living next to a busy country road

(18 Posts)
susurration Mon 25-Jan-16 16:51:27

At the moment, SusCat stays in from first sign of dusk to at least 9am every night, doesn't venture out a huge amount and was a housecat in her previous home so not particularly worldly wise. We currently live on a new build estate, well set back from the road that is generally only busy first thing in morning and around tea time. Gardens all back on to each other and she never seems to go further than maybe 100yds in any one direction, not often out the front of the house either (although no idea about when we are at work!)

We have seen a lovely house on the outskirts of a village we like, except the house is on the corner. It corners on to a country road that is the main access into the village, about two miles from a very large business. We've not visited the house itself but husband works at the large business and has said he thinks the road is a bit of a rat run.

Now the house itself is in quite a big plot and from what we can tell from driving past and on the websites, it is set back from the road with a front garden. It backs onto agricultural land.

What are general opinions on this new situation with the road?

PolterGoose Mon 25-Jan-16 16:58:03

We are on a busyish rural road, 30mph limit, but we only use the back door, PolterCat has his flap at the back and he's quite scared of traffic so he never ventures out front. There's at least another 7 cats in nearby proximity who all avoid the front.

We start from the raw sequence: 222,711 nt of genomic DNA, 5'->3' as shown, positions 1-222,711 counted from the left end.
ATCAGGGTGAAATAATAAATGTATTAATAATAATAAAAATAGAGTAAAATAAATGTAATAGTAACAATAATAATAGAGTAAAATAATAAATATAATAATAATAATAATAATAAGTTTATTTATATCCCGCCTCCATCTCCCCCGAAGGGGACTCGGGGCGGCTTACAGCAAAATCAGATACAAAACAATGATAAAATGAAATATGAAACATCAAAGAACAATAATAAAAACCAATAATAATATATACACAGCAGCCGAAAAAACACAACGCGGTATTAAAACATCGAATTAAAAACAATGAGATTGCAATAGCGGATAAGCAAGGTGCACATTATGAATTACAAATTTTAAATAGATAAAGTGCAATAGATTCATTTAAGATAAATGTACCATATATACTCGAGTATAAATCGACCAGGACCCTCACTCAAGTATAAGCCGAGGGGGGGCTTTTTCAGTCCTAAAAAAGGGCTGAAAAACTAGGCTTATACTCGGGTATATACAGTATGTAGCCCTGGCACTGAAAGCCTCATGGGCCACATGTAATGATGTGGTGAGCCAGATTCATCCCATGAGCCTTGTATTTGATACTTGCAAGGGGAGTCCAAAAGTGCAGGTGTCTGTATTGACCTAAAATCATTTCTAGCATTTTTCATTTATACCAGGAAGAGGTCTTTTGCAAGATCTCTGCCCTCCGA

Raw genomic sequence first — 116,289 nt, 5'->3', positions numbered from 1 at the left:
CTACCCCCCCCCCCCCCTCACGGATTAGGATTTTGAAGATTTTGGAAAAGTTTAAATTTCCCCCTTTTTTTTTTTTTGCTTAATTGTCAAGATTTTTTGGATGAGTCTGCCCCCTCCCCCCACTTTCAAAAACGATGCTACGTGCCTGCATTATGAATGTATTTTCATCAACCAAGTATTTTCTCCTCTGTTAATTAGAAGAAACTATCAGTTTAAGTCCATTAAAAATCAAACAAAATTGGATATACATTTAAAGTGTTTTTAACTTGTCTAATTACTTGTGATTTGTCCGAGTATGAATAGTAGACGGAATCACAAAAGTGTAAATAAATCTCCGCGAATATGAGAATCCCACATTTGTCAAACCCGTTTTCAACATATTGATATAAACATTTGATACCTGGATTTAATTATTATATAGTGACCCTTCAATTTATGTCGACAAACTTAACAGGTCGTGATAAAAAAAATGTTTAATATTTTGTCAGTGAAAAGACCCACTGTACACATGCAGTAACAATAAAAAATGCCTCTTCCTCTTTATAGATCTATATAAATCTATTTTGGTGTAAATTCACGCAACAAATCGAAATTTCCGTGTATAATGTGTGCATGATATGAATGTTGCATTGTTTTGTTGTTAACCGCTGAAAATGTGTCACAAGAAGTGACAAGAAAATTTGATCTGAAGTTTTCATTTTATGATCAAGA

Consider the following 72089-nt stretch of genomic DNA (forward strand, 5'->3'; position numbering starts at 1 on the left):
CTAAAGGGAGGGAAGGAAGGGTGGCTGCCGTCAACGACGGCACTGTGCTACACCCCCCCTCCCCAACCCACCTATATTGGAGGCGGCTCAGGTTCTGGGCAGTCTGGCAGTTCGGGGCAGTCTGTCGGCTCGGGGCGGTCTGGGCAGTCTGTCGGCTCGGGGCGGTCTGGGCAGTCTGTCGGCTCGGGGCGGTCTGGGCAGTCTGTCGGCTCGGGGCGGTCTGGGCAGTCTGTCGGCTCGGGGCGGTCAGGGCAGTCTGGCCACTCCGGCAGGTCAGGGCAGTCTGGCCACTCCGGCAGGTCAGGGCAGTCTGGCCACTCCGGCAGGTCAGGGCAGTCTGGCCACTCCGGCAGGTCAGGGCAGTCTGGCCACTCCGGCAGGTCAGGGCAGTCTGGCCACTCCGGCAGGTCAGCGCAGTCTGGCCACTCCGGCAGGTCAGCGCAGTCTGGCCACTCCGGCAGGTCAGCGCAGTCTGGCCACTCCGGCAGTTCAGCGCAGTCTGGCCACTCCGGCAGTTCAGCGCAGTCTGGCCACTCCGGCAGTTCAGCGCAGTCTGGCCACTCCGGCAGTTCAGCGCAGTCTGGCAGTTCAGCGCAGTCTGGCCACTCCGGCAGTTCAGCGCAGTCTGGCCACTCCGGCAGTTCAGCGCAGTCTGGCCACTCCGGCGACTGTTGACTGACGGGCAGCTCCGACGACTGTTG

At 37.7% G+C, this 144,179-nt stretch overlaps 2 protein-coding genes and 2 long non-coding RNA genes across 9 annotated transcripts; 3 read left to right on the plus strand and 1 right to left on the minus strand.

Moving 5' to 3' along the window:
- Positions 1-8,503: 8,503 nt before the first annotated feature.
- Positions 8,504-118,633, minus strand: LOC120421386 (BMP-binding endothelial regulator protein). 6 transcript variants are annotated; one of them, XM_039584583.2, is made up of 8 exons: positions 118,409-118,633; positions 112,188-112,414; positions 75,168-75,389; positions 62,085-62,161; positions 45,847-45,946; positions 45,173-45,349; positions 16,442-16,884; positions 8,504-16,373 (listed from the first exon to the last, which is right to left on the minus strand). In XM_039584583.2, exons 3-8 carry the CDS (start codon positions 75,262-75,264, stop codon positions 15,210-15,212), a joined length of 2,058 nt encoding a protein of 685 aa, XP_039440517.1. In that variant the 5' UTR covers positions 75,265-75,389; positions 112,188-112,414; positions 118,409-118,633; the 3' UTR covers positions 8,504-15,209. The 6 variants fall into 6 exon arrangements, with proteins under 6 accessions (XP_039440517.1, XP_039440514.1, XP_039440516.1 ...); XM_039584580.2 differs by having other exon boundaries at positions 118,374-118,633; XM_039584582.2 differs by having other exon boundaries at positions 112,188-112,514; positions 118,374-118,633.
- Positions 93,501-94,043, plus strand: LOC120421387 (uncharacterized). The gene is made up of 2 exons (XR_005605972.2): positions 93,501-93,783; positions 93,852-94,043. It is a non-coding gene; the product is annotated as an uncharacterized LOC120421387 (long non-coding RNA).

cozietoesie Mon 25-Jan-16 18:41:39

My mother lived on an allegedly quiet country road which was actually used at night by boy racers who clearly reckoned that the local police would never get them up there. She had a massive back garden which backed on to fields and the cats always went out the back door.

She lost about 5 or 6 young cats to cars in a fairly short period - at the front of the house - and when Seniorboy arrived, it was as an indoor cat - which he's been ever since.

Your call I think.

Fluffycloudland77 Mon 25-Jan-16 19:40:05

Normally I'm a let the cat out person but they drive like lunatics in the country.

I'd cat proof the garden, someone on here did it using her own materials.

The traffic noise might be off putting for you too though. It's not quiet in the country, especially at harvest time and it's fucking freezing if you don't have houses around you plus it's a fortune to heat if you don't have mains gas.

I'm not traumatised from living in a village for 4 years. Nope. Not at all.

susurration Mon 25-Jan-16 20:17:12

Yes, I'm terrified of her being hit and killed. I think we could cat proof if we tried.

fluffycloudland the countryside living doesn't bother us, we grew up in the countryside.

Fluffycloudland77 Mon 25-Jan-16 20:38:35

Time to learn cat proofing then! I'm sure it can be done as long as no trees are near the fences.